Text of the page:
Baby Care

Dad-to-be asks for advice to support his wife during labor and Twitter delivers

When it’s time to welcome a new baby, the experience can be just as surprising and overwhelming for the supporting partner as it can for the person who’s actually going into labor. That’s why expectant dad Dave Whiteside took to Twitter recently to ask his followers a very important question: What’s the best way for a partner to support someone during labor and delivery?

In a viral tweet, Whiteside shared that he and his wife is expecting their first baby. He said he wants to support her during labor in the best way possible and is ready to take notes on how to do that. He asks parents who’ve been through it: “What is the one thing your partner did, said, or brought to the hospital that really helped you through your birth experience?”

Experienced parents delivered for Whiteside in a big way. In just a few days, his tweet has been liked more than 4,600 times and received hundreds of replies. For parents who are getting ready to welcome their own little bundles of joy, here are some of the most helpful, honest and hilarious responses:

9 ways to be the most helpful partner during labor

1. Be your partner’s advocate in the delivery room.

First and foremost, the labor support person is there to support, listen to and advocate for their partner, many people said.

“The most frustrating part of all three of my births was that the medical professionals stopped treating me like a person,” one mom writes. “I was an object, my baby was the person and I had no energy to advocate for myself. Speak for her. Represent her needs.”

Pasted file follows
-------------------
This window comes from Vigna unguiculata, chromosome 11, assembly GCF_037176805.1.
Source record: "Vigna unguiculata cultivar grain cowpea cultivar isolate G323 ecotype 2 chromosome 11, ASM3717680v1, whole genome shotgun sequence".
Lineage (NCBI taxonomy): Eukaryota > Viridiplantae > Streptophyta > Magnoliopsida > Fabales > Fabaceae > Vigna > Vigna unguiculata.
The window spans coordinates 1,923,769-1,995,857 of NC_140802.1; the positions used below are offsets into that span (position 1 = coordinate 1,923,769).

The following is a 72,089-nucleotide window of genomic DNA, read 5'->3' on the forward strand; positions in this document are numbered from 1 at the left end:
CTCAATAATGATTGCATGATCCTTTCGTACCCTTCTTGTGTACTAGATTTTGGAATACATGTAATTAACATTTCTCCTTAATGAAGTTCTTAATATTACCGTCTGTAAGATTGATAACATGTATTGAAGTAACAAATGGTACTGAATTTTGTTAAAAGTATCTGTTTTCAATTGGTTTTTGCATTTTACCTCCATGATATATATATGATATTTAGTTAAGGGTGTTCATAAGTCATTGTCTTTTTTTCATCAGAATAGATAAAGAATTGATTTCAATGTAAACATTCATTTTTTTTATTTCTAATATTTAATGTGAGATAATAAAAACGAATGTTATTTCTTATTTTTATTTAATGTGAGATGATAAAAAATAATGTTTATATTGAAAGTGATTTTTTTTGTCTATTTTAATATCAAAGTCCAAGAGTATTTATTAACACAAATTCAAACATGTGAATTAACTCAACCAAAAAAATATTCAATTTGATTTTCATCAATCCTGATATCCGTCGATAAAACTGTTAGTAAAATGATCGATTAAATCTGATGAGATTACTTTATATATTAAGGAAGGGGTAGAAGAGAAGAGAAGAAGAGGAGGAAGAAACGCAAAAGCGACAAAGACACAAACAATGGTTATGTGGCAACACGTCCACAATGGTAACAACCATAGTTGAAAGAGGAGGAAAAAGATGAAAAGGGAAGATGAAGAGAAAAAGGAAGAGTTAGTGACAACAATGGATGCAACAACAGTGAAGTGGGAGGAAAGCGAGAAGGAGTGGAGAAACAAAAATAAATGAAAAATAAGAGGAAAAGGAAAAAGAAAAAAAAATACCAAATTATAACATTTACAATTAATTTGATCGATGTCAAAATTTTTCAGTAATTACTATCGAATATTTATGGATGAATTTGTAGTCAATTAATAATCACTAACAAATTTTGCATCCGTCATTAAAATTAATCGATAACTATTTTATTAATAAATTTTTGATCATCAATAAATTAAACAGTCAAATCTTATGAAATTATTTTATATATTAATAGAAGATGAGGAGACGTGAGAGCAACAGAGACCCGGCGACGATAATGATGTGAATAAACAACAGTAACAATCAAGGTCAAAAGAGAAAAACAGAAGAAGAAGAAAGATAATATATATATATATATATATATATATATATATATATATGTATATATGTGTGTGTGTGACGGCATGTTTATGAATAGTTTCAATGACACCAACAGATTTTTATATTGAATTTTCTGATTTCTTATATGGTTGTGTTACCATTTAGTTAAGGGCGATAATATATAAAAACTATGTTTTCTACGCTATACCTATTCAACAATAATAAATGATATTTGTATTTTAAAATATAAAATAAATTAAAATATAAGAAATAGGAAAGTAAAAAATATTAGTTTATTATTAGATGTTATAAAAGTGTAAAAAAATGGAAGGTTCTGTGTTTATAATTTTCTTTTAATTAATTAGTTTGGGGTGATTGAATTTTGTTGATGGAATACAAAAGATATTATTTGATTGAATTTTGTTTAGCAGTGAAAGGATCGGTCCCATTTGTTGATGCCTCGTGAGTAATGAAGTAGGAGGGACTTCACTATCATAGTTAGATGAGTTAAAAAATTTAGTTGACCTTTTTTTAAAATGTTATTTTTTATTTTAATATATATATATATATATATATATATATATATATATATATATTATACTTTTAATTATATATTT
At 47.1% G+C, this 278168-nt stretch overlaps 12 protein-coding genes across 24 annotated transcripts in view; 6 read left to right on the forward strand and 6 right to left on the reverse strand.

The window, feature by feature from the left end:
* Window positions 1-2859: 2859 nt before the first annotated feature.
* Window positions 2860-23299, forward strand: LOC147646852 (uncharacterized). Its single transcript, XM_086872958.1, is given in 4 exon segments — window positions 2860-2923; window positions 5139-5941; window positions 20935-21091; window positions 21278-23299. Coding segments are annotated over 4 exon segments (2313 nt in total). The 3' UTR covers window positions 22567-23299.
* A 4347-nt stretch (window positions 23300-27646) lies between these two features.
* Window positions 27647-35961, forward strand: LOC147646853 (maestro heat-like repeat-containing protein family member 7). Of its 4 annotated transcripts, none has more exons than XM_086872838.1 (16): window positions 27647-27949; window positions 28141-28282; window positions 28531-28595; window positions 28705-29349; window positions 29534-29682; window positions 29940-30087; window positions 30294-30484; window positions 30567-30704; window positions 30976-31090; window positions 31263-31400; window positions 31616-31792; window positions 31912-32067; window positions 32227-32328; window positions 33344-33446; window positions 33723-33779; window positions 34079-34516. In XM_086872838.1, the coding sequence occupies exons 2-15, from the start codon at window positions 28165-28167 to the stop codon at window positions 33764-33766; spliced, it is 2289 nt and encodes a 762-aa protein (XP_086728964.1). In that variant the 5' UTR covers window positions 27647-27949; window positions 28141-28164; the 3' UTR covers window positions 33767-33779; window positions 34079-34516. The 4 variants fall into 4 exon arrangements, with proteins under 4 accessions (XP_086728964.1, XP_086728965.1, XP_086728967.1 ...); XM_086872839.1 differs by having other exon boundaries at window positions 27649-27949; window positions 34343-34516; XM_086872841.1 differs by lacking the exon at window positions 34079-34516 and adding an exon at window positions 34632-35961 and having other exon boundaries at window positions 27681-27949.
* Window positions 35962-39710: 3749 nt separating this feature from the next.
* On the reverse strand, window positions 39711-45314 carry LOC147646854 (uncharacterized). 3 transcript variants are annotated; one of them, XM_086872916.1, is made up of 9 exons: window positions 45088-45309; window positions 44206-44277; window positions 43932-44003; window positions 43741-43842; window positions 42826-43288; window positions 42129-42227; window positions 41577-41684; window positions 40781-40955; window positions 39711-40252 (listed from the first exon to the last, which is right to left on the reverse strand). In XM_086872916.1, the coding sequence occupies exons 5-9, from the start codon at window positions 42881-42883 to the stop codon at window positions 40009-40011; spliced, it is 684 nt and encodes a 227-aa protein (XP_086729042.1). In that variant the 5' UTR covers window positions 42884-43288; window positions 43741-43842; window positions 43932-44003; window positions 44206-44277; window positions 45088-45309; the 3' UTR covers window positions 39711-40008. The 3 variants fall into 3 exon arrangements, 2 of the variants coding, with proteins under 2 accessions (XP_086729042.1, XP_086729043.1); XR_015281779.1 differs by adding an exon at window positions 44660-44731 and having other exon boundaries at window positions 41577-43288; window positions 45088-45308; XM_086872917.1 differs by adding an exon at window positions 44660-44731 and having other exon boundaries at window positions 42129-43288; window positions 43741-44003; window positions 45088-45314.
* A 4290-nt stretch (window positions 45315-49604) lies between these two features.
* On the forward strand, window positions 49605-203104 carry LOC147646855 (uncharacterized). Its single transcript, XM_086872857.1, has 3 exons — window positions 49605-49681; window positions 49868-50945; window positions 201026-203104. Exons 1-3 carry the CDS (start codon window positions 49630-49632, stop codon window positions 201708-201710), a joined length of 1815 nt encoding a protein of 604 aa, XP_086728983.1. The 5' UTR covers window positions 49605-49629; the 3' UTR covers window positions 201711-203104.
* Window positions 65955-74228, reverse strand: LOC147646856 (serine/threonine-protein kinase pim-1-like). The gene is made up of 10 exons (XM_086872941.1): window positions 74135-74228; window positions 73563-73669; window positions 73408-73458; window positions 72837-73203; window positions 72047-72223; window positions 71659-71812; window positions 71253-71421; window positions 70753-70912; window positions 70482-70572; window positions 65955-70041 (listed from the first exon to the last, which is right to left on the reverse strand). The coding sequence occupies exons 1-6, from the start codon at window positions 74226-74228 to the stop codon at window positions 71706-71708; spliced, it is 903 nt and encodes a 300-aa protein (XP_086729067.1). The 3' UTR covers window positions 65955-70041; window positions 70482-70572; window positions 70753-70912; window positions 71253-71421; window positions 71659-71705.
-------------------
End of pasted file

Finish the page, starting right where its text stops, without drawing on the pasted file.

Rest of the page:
Another person adds that the most important thing her partner did during labor is “believed me that something was wrong when the doctors and nurses didn’t.”

2. Take care of all the little things.

Whether it’s a snack, a back rub or a DJ to handle the labor and delivery playlist, parents agreed that the support person should be prepared to handle all the little details that keep the birthing parent happy and relaxed.

“I made a labor playlist for my various stages of labor. He took care of all of the music set up (speaker, charging, linking, etc),” one mom writes. “Also, [he brought] really good lotion for me with minimal to no scent.”

3. Be present.

“Just be present,” one person writes. “Stay off your phone/Twitter. Offer to get her snacks, drinks, etc. During my long inductions it was nice to just watch Netflix with my husband and feel like we were there together and [it was] not just me getting induced.”

4. Take on food duty.

People often can’t eat during labor, but many people advised Whiteside to stock up on his wife’s favorite snacks for the post-birth hospital stay. Some even said to make a plan to get his wife’s favorite meal post-delivery so she can chow down on something comforting and delicious.

“Something I wish we’d done differently: have some sort of snack or food available for her after,” one mom writes. “I was in labor a long time and couldn’t eat. By the time I gave birth, the kitchen was closed and that one small turkey sandwich was not really enough for what I had been through.”

“What’s her favorite meal?” another person asks. “Have it planned out for after delivery.”

5. Poop talk is off-limits.